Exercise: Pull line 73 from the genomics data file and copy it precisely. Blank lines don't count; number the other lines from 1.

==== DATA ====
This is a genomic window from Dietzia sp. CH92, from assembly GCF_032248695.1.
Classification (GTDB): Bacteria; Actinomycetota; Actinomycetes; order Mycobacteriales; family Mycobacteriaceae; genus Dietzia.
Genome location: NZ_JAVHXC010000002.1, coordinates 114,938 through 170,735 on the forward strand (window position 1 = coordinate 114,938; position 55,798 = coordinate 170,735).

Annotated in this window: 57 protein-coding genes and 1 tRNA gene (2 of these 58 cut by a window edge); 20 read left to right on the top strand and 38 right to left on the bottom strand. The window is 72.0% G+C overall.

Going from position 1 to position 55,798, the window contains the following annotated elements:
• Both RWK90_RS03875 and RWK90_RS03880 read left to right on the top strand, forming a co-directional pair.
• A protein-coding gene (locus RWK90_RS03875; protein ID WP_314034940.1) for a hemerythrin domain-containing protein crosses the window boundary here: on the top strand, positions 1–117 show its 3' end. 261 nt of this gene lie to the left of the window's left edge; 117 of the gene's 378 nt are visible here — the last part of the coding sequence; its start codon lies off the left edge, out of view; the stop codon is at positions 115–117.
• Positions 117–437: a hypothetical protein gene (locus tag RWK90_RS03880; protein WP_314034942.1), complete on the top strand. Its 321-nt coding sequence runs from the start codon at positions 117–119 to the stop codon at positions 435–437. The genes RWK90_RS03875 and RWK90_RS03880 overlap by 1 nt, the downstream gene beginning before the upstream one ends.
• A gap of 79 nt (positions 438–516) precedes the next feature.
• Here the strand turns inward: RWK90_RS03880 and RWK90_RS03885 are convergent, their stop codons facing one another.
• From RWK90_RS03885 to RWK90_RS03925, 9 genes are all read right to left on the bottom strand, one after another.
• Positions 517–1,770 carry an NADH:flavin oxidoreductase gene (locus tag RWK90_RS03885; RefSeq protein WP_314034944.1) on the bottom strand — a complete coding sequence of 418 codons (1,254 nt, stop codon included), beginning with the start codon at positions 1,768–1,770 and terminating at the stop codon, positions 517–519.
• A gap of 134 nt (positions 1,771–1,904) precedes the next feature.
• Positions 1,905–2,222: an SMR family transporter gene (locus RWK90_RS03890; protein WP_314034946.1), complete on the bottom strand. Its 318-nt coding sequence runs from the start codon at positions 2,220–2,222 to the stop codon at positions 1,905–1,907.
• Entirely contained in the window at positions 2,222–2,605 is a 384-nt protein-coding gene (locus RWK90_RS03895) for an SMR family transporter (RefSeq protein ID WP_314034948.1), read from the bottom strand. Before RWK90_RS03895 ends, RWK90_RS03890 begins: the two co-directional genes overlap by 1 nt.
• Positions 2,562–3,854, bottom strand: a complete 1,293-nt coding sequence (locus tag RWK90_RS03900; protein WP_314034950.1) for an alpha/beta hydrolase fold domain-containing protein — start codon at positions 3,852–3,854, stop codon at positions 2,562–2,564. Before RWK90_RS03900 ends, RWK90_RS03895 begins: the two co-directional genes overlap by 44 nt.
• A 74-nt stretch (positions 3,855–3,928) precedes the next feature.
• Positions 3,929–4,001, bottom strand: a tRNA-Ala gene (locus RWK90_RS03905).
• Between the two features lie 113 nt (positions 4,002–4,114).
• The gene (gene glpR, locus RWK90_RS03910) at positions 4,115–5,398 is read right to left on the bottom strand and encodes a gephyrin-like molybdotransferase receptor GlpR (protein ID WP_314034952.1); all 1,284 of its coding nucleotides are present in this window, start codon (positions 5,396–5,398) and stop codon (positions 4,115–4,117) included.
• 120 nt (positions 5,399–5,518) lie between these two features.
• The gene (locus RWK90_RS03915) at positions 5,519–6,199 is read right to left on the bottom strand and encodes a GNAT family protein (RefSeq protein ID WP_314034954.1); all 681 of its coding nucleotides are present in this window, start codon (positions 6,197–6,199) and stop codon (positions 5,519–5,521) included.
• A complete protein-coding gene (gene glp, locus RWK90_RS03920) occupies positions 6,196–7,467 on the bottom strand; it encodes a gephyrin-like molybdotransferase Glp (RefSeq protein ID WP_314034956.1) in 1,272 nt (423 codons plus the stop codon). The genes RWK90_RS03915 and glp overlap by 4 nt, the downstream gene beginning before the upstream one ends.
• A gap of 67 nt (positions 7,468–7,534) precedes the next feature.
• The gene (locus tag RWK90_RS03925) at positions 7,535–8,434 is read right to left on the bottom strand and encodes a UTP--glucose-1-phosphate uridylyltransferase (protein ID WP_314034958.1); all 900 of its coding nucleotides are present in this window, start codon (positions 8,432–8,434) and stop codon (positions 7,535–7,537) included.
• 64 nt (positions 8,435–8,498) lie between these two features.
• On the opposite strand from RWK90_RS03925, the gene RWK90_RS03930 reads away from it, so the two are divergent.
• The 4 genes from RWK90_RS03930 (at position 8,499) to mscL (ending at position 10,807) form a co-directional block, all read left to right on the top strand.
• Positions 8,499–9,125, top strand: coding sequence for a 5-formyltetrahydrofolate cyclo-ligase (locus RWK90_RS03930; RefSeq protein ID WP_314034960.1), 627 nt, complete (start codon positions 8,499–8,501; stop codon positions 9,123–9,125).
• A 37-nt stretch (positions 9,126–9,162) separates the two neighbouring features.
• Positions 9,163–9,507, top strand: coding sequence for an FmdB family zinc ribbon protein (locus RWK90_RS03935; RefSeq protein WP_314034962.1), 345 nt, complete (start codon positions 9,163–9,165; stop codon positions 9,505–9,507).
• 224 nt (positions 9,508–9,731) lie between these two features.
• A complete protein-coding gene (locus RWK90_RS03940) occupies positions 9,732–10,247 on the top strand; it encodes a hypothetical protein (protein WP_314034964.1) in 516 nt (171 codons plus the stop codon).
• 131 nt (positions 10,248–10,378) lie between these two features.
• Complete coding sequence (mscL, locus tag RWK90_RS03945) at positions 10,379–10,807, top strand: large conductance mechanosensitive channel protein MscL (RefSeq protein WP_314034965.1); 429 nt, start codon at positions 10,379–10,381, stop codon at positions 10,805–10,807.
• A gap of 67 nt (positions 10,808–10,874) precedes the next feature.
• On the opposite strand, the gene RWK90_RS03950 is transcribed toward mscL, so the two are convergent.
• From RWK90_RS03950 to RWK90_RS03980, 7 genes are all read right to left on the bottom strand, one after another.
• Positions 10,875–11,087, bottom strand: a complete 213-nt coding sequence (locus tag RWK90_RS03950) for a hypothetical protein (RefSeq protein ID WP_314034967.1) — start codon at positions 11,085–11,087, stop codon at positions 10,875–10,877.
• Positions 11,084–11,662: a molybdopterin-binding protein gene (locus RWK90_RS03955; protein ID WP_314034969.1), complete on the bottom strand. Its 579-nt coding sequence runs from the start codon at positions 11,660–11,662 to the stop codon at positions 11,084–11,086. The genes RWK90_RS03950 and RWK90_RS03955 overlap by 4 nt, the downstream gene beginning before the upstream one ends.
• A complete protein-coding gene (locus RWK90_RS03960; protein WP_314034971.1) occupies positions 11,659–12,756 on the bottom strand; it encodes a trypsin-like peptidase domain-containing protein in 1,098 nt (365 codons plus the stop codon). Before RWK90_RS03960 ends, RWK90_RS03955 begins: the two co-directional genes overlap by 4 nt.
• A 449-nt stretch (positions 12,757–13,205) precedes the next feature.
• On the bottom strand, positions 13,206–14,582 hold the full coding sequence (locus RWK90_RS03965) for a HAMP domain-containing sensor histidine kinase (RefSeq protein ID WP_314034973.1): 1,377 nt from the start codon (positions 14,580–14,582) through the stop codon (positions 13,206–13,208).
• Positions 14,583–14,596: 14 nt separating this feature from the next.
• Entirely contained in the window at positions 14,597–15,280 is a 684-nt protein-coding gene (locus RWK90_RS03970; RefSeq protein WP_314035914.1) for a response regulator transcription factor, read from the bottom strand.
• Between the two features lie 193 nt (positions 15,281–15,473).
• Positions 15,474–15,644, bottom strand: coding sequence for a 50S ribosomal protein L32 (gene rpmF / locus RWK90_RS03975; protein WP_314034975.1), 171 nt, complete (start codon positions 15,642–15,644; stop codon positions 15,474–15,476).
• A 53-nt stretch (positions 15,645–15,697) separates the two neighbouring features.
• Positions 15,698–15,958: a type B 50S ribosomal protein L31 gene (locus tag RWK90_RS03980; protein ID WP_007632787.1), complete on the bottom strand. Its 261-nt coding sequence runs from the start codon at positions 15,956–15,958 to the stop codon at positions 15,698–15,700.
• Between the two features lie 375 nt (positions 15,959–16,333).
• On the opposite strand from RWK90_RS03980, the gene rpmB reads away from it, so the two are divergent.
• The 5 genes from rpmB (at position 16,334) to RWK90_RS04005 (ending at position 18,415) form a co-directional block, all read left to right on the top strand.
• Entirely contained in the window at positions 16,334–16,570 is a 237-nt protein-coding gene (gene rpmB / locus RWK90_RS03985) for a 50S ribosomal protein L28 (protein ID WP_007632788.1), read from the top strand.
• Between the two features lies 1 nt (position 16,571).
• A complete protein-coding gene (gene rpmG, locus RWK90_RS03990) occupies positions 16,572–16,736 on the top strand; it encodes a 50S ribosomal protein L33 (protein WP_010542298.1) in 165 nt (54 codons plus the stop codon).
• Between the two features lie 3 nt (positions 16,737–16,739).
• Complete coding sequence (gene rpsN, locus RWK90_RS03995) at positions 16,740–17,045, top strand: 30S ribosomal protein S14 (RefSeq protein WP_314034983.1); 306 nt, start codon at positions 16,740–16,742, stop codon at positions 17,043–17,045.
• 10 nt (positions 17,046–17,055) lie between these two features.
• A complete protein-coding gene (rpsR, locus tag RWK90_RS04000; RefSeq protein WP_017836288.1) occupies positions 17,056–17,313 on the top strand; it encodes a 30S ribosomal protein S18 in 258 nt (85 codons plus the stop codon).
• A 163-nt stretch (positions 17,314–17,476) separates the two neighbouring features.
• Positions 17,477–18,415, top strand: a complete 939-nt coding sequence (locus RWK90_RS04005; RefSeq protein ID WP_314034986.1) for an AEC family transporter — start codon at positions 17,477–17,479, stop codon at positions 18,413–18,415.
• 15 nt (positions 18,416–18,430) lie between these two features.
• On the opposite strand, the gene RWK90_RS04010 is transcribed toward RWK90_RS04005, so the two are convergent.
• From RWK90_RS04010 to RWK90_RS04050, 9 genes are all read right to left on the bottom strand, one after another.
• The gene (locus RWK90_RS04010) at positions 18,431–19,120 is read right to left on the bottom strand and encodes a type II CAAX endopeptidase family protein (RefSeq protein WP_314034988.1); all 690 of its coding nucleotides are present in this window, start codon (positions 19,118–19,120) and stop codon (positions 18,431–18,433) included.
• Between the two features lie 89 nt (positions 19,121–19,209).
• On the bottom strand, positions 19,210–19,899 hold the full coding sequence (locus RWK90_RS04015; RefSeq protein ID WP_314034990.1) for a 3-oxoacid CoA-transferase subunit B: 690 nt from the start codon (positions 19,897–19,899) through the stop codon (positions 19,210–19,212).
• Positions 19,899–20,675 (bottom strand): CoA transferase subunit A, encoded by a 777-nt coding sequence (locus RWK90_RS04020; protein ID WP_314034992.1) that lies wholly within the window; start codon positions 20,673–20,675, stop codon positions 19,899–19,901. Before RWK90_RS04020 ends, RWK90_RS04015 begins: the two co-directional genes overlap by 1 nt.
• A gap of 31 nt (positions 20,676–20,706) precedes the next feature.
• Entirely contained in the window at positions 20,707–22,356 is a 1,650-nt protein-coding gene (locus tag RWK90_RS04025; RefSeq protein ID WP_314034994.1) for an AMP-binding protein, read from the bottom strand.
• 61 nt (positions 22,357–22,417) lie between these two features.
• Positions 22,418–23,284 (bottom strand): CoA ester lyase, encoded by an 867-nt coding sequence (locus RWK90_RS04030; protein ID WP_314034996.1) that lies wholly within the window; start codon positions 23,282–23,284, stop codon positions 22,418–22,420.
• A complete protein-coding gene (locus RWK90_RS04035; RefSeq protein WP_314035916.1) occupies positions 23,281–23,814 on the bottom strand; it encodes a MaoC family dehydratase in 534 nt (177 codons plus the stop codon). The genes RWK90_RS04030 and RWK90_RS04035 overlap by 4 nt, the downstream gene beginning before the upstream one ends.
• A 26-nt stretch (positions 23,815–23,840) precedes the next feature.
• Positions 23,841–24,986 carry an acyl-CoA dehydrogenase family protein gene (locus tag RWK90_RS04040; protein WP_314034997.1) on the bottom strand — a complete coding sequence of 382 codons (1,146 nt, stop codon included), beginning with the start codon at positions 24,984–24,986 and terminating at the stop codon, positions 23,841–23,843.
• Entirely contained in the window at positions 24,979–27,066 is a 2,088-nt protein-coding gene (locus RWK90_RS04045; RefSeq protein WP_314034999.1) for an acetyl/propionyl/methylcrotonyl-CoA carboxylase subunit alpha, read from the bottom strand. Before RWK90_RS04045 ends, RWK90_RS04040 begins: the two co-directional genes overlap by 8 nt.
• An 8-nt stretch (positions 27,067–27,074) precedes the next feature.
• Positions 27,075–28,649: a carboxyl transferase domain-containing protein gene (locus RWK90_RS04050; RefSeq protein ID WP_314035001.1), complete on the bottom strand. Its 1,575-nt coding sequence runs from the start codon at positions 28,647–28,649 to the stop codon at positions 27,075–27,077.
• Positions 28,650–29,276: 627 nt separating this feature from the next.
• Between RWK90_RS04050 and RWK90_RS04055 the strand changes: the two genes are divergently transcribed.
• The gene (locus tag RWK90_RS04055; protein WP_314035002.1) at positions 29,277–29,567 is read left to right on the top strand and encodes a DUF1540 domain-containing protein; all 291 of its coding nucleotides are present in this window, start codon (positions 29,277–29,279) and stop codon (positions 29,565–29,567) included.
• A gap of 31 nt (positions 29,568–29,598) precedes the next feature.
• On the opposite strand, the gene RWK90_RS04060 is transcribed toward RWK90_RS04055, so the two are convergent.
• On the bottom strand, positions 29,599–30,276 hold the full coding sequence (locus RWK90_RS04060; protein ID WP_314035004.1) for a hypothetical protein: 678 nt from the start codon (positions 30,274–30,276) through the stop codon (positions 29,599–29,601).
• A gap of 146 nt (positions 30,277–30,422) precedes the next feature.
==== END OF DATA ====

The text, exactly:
• A complete protein-coding gene (locus RWK90_RS04035; RefSeq protein WP_314035916.1) occupies positions 23,281–23,814 on the bottom strand; it encodes a MaoC family dehydratase in 534 nt (177 codons plus the stop codon). The genes RWK90_RS04030 and RWK90_RS04035 overlap by 4 nt, the downstream gene beginning before the upstream one ends.